SED – or Surface-conduction Electron-emitter Display – had a lot of hype back in 2004. The technology worked by using a network of tiny cathode ray tubes, with each tube representing one sub-pixel on the screen. It promised the benefits of CRT TVs, like high contrast levels, brightness and fast response times, while offering large, flat screen sizes like an LCD and drawing a lot less power than LCDs as well.
In other words, Canon and Toshiba would smash together plasma, CRT and LCD technologies, and after ditching all the crappy bits of each one, they would be left with SED.
But it was not to be. Originally slated to begin production in 2005, that date got pushed back to 2007. Both companies showed off prototypes at CES in 2006, which were lauded for their amazing picture quality. But then in December of 2006, a company called Applied Nanotech – which holds several patents for SED production – claimed that Canon had violated its licencing agreement by entering a partnership with Toshiba to build SEDs. To counteract the lawsuit, Canon bought out Toshiba’s half of their partnership company.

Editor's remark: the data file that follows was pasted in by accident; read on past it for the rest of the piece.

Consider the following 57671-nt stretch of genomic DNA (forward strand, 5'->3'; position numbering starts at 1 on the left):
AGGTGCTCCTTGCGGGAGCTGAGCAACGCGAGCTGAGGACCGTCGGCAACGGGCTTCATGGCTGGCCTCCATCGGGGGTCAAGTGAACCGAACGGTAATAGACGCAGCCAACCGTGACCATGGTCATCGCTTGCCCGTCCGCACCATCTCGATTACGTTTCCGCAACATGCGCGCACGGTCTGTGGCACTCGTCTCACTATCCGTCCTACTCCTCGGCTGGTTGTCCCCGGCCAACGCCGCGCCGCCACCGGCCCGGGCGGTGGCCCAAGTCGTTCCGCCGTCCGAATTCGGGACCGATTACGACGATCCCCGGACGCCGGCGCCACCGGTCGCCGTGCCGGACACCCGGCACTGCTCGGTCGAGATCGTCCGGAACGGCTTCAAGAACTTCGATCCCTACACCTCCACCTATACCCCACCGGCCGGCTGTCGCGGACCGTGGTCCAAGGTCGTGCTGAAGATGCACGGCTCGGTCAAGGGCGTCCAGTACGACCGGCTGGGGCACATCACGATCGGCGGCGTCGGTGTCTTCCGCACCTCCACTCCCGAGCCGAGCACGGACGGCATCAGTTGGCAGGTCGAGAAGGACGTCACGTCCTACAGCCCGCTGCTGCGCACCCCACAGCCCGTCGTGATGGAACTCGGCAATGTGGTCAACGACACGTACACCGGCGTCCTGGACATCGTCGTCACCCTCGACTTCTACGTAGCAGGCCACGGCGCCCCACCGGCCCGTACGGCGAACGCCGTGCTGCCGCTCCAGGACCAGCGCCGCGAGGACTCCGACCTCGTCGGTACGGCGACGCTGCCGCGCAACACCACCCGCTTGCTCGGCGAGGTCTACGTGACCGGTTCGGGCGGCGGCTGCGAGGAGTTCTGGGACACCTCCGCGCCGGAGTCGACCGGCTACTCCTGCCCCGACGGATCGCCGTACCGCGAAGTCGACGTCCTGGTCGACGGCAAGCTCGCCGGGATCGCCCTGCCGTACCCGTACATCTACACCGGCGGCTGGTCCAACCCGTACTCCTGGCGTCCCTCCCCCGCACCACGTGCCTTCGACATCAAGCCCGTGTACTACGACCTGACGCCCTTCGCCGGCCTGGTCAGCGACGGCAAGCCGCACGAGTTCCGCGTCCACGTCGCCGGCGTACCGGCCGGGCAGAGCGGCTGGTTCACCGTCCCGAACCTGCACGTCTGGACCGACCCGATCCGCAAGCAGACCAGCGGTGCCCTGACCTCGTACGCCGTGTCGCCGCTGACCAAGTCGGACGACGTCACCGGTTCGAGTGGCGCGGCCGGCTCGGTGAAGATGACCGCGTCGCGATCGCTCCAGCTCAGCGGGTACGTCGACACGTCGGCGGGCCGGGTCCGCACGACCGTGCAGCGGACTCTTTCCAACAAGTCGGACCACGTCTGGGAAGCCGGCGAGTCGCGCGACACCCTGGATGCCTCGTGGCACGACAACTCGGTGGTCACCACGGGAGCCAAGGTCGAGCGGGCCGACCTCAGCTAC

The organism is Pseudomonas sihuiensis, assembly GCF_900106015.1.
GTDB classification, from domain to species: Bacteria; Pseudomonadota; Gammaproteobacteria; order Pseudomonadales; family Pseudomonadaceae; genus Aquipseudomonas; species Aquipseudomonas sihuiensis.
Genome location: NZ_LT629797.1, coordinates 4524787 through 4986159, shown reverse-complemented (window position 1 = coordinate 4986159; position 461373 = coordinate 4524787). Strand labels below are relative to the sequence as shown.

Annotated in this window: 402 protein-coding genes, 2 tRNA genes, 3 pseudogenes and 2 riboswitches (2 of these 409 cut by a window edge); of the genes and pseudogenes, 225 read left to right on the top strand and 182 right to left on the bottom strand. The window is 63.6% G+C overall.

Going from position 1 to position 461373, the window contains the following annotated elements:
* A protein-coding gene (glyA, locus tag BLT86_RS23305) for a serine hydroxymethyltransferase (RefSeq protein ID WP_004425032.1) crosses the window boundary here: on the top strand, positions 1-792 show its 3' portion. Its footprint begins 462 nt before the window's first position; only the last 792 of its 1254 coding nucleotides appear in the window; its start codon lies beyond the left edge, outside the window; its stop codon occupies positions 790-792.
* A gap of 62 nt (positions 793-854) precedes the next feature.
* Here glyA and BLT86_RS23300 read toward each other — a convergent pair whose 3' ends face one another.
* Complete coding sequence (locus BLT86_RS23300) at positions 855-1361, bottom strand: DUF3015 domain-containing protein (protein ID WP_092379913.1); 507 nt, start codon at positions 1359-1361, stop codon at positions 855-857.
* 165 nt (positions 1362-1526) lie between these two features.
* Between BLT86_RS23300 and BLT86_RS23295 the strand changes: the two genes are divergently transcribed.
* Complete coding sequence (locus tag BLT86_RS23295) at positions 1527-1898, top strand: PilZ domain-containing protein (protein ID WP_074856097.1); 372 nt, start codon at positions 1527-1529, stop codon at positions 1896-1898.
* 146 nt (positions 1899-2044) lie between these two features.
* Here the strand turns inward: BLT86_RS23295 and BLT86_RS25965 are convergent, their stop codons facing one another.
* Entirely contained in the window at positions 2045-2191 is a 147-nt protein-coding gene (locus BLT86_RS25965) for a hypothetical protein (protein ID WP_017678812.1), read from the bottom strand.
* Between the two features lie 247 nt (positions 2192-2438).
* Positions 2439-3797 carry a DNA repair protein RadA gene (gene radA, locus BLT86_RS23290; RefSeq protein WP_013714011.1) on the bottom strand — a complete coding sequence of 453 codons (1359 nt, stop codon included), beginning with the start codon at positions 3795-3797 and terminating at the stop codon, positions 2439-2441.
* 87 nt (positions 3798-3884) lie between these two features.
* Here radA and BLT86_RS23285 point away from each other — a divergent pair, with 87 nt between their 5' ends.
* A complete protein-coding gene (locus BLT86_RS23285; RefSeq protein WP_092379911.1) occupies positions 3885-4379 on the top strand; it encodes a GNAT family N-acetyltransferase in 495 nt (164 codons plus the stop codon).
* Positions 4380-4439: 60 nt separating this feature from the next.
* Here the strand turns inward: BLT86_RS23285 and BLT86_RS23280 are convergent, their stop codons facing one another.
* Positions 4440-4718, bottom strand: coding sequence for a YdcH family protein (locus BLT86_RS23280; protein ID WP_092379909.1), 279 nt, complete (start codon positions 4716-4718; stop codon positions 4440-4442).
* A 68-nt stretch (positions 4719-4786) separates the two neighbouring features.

The court case raged on until December last year, at which point Applied Nanotech decided the legal costs weren’t worth the effort. But by that stage, the economy had changed. The GFC was in full swing, and the chances of SED TVs going into production had reduced to almost zero. Sure, there’s still a chance that one day we’ll all play Duke Nukem Forever on our glorious SED displays, but it’s not a bet I’d be willing to put money on…
History of TV is Giz AU’s month-long look back at the development of the world-changing medium and its influence on our daily lives.